This is what makes a high-retention manager

Bruce Tulgan
December 17, 2021

Bruce Tulgan

Founder of RainmakerThinking, Inc. and Top Expert on Leadership Development and Generational Issues in the Workplace

Smart employers who want to take control of the resignation wave are dialing into their employer value proposition. What do you have to offer employees in exchange for the great work they do? Are great bosses a benefit of working for you?

By now, it's a cliche to say that people leave bad bosses, but the data continues to back this up: according to Gallup, one in two people have left a job because of their boss. Our own ongoing data has revealed a disengaged or unsupportive manager is one of the top causes of employee turnover in 2021, for both short- and long-term employees.

By far the most important factor in retention today is organizations that invest in systematically training and requiring managers to engage, guide, direct, and support employees in their day-to-day experience at work. With so many other factors impacting hiring and retention today, it's critical for organizations to get this under control.

The good news is, there are concrete ways to transform leaders into high-retention managers.

 

When managing new hires, think structure

First, don't drop the ball on communicating with new hires. Even before day one, managers can kickstart the onboarding process and set new employees up for success. Providing critical context is one of the best ways to engage new employees, and reinforce the value of their involvement, before their official first day of work.

Once that new hire is there on day one, sustain the structure for as long as possible. Far too many employees lose interest in a new job because, following the intensity of the hiring process, they find themselves working in a vacuum. Providing sufficient guidance, support, and coaching is always critical, but especially during the first days, weeks, and months of employment.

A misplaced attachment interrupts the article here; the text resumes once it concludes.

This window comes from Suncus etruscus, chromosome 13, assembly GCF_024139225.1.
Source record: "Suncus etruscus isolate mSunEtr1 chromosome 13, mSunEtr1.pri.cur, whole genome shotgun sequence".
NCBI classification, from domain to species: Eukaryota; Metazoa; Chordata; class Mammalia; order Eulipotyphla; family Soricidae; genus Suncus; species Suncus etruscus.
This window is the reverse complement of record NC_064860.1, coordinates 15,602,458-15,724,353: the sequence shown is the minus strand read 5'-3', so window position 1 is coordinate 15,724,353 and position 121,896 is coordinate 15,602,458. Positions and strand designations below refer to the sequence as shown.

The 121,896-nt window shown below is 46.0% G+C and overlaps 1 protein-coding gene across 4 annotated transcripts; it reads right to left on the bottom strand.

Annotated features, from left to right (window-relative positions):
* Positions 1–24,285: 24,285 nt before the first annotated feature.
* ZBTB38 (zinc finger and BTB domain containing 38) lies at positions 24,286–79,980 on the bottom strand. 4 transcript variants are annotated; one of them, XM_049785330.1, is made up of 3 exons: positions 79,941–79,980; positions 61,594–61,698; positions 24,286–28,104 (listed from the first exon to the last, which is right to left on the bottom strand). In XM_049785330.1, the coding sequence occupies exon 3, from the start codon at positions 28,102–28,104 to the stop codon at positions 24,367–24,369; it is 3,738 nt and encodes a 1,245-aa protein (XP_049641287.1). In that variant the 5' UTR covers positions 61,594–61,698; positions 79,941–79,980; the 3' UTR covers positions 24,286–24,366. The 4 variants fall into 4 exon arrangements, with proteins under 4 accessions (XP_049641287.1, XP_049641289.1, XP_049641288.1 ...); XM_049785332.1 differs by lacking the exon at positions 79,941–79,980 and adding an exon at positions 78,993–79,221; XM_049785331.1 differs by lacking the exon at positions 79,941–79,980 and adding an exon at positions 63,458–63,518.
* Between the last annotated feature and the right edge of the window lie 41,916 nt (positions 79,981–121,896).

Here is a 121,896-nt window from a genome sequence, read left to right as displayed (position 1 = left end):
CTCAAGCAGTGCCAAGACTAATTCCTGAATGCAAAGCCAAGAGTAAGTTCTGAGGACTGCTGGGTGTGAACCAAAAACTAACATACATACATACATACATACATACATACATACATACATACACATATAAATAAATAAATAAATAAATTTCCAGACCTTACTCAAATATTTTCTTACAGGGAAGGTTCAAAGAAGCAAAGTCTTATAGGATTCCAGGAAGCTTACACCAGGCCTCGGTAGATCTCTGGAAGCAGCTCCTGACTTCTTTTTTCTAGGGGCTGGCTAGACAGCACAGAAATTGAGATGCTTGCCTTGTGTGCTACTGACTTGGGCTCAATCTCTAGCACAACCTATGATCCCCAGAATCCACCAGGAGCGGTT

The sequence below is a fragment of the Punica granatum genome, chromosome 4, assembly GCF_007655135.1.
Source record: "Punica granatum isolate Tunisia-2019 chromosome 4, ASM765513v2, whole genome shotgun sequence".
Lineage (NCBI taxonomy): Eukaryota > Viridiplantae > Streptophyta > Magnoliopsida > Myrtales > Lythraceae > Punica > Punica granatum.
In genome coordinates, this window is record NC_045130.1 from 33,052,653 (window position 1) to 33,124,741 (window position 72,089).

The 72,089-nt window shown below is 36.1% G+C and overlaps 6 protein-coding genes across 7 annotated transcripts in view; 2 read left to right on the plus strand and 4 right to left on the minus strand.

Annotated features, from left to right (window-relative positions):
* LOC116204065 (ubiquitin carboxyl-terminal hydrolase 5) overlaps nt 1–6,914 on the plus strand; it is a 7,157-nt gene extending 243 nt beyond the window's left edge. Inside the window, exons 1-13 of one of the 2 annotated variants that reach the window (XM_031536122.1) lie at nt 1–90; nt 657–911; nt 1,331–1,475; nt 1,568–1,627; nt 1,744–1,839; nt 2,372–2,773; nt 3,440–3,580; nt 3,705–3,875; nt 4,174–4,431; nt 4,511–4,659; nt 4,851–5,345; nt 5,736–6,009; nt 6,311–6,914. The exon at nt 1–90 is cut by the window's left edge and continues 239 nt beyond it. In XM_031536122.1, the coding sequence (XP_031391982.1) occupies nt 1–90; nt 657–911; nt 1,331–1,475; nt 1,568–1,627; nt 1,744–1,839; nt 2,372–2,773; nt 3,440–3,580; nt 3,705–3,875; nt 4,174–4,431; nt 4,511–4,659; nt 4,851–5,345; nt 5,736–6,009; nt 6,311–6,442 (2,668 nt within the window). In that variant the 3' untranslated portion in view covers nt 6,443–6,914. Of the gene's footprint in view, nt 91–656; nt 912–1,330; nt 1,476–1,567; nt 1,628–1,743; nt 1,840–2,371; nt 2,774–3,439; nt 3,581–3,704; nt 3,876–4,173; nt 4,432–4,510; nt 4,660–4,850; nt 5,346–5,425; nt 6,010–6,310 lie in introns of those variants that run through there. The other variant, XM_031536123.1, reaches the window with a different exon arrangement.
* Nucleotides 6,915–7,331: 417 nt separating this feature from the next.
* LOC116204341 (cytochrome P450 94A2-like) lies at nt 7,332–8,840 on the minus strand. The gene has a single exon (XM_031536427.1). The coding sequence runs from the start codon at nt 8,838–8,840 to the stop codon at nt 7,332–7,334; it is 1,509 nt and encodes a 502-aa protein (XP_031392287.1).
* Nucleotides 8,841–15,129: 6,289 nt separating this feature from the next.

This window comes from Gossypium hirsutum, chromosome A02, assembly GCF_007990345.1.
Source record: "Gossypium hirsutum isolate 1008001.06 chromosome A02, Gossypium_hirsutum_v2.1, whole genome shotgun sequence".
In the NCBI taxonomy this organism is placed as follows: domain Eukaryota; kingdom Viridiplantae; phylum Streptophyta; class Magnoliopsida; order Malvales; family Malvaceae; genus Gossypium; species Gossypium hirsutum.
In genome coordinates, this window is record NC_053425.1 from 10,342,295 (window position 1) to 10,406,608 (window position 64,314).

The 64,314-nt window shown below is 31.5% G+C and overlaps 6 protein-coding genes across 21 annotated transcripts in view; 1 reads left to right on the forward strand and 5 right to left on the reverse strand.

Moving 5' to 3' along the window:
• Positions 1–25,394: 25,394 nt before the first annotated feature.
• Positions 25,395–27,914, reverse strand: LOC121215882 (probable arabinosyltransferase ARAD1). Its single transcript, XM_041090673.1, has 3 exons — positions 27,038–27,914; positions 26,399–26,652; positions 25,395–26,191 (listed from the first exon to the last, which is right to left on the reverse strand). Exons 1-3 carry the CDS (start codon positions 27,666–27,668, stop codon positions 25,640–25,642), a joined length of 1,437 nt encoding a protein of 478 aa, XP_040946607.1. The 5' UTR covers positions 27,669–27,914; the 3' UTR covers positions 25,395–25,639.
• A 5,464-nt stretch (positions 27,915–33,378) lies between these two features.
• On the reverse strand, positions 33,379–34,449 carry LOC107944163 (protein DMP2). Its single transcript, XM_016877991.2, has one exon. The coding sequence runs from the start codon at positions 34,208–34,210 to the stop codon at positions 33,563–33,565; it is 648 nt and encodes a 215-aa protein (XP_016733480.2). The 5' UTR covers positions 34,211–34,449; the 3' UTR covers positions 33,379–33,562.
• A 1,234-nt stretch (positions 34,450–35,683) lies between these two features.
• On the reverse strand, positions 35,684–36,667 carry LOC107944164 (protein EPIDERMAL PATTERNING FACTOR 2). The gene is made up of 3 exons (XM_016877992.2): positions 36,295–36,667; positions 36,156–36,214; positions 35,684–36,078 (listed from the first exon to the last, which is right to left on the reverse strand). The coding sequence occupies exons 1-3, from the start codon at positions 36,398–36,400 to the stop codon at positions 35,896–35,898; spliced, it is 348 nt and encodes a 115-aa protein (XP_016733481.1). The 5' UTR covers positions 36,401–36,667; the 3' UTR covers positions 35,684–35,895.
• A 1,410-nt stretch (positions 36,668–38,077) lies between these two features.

Are long-time employees getting the least management time?

While it is true that managers should provide new hires with sustained structure and support, that doesn't mean long-term employees are better left alone until they need help. For one thing, by the time it is obvious a leader needs to intervene, the damage is probably done. And for another, what kind of message does it send to loyal employees when they are ignored unless something goes wrong?

So much of one's daily experience at work is determined by their immediate supervisor: what tasks they are assigned, what routine duties they are responsible for, what opportunities are directed their way. If managers aren't in regular, ongoing dialogue with their people, how can they possibly facilitate meaningful work and career advancement for them?

Following the monumental disruption of the Covid-19 pandemic, people's priorities are changing. Work-life balance, sufficient compensation, equitable exchange in workplace rewards--all of these things are becoming increasingly important to a growing number of people, and many of them are probably working for you right now. Managers who regularly check in with their direct reports regarding these priorities are far more likely to engage and retain them for longer.

 


Improve the management in your organization

We at RainmakerThinking are more committed than ever to helping our clients adapt, adjust, and bounce back stronger than before. Improving the quality of the leadership in your organization is one of the best investments you can make:

The post This is what makes a high-retention manager appeared first on RainmakerThinking.

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